Home Health The Importance of Insulin and Glucagon to Regulate Blood Sugar Level in Our Body

The Importance of Insulin and Glucagon to Regulate Blood Sugar Level in Our Body

by Dustin Cortright

The recent medical history of the world is concerned with an epidemic. Diabetes has risen to the top in recent years due to its pandemic nature and has taken the attention of many that have been researching on this topic. The world aims to properly understand this disease first so they can find a proper cure for a better prognosis. Although incurable and irreversible as it may seem right now, the only hope lies in properly controlling it. But to properly understand diabetes, we must first delve into the root causes, mainly due to irregularities of two known hormones called insulin and glucagon. We will be discussing on the extent to which both insulin and glucagon together can regulate blood sugar throughout the article.

Why homeostasis for blood sugar?

Homeostasis is our body trying to regulate its temperature by discharging various pancreatic hormones. Among which includes glucagon that raises blood glucose level, as well as insulin for keeping the level under control.

Furthermore, we get nutrients for energy in three forms mainly,

  • Amino acids, which come from proteins like meat and fish
  • Carbohydrates, which come from sources like bread or ice cream
  • Lipids, which are fats absorbed through oils and other fatty foods

Out of these, carbohydrates are responsible for direct energy release through the breakdown of the glucose content in them.

Importance of Insulin and Glucagon to Regulate Blood Sugar Level in Our Body

source: familydoctor.org

Further insights on insulin and glucagon:

Insulin and glucagon are hormones secreted by our body responsible for homeostasis. The hormones are secreted by cells in our pancreas when triggered. Insulin is the hormone released to lower blood sugar level, usually following a meal consumption. If not secreted in the right amount, blood sugar will rise causing hyperglycemia. Glucagon, on the other hand, is a hormone discharged to bring back up blood sugar levels during a shortage of glucagon. Thus, protecting our bodily system by preventing the blood sugar level to drop below a dangerous level causing hypoglycemia.

What are the dangers of blood sugar levels?

Both hyperglycemia and hypoglycemia can affect the body in several ways, and knowing this beforehand could help you figure out how to properly maintain your bodily systems.

Hyperglycemia or too much sugar in the blood may trigger symptoms such as

  • Irregular weight loss
  • Excessive thirst with excessive urination
  • Headaches
  • Fatigue
  • Blurred vision

Hypoglycemia or low blood sugar can be fatal since it causes low energy levels along with

  • Dizziness
  • Weakness
  • Hunger with nausea
  • Fatigue
  • Coma and even death in some cases.

Insulin and its importance:

When blood sugar levels spike, the pancreas secretes insulin to control it. But that’s not all, insulin is responsible for more than just storing blood sugar. Insulin causes three different reactions in our blood upon release.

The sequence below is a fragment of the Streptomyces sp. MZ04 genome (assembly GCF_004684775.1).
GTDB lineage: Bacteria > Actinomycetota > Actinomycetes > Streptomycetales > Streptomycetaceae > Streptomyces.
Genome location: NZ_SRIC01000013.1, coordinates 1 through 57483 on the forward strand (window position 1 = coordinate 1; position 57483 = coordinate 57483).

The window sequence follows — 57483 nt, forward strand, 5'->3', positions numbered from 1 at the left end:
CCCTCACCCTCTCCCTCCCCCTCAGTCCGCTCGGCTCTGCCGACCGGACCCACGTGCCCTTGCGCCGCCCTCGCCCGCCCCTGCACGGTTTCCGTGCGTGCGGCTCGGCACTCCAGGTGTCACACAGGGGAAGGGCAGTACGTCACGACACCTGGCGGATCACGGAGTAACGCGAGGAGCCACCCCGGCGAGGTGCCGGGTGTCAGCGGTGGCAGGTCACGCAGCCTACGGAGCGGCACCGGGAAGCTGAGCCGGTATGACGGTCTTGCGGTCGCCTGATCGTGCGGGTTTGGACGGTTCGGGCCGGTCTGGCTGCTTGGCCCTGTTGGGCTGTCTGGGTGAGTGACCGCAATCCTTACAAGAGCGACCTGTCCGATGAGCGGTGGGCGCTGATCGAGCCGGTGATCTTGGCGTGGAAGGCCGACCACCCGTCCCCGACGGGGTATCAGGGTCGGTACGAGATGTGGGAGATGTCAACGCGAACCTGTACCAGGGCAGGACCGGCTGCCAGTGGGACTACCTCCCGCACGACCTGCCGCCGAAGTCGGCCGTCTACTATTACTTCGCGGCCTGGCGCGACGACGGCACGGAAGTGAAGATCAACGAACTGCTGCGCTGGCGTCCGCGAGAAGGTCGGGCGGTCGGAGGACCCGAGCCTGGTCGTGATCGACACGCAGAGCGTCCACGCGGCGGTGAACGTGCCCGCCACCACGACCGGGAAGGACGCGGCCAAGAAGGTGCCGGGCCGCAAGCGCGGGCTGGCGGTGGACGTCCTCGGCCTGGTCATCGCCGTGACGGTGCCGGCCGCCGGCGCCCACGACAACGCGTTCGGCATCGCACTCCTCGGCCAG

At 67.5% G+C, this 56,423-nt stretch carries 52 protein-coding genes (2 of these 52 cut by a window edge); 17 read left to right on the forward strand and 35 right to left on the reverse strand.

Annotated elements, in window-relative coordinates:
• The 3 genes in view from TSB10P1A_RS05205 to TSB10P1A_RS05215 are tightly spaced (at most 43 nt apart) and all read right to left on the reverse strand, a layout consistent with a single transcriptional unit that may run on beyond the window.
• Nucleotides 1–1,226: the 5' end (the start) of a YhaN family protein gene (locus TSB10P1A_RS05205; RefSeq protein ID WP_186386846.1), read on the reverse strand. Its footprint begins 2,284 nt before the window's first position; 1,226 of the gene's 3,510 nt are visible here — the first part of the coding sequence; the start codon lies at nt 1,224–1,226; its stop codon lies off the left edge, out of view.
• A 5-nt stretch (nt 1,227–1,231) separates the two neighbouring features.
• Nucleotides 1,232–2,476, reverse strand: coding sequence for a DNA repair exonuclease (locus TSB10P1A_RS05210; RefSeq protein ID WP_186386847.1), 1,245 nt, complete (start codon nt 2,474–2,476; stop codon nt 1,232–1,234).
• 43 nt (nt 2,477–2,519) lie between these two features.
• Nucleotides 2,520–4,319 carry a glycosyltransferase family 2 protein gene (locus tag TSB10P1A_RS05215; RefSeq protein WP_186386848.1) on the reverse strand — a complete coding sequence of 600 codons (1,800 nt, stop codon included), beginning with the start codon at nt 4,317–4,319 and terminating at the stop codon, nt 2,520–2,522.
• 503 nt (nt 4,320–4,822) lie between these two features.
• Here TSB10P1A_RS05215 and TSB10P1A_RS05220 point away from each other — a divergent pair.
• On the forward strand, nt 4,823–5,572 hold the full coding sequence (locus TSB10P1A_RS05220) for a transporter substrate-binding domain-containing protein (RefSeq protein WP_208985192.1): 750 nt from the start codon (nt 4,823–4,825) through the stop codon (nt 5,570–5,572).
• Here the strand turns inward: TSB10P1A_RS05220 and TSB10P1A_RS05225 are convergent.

• The first and most commonly known reaction it causes is glycolysis. In this reaction, the insulin converts glucose into ATP molecules which basically serve as energy for cells.
  • The second reaction, known as glycogenesis causes the insulin to turn glucose from the blood into glycogen, which is then stored in tissues and muscles for short term usage.
  • The third reaction it causes is lipogenesis. This reaction converts glucose to lipids or fats which is then stored in adipose tissue or fat depots inside the body for long term use.
Insulin and Glucagon

source: instagram

What about glucagon?

Glucagon is the hormone released when blood sugar levels drop below a certain point or whenever the system is starving. Glucagon itself is further responsible for energy release in times of need. This hormone also causes three different reactions in blood.

  • Glycogenolysis is the first most common reaction caused by glucagon in the bloodstream. This process takes the stored glycogen in our body to release glucose into the bloodstream as an energy supply.
  • The next important reaction glucagon release can cause is gluconeogenesis. This is when glucagon takes amino acids from proteins to combine with a few other essential additives to create glucose for the blood. This process is reversible and by utilizing amino acids for energy release in times of shortages for building and repairing of tissues and cells.
  • Ketogenesis is the third reaction caused by glucagon during times of starvation. It is when glucagon converts fatty acids, or lipids into ketone bodies. Ketone bodies are an energy supply only for the heart and the brain. This energy cannot be used anywhere else which is why ketogenesis is done in extreme starvation cases.

To sum it all up, insulin and glucose both help in maintaining the perfect blood sugar levels, but oftentimes get dysfunctional due to diabetes. To live a healthy lifestyle, the body requires regular exercise while maintaining proper consumption pattern.

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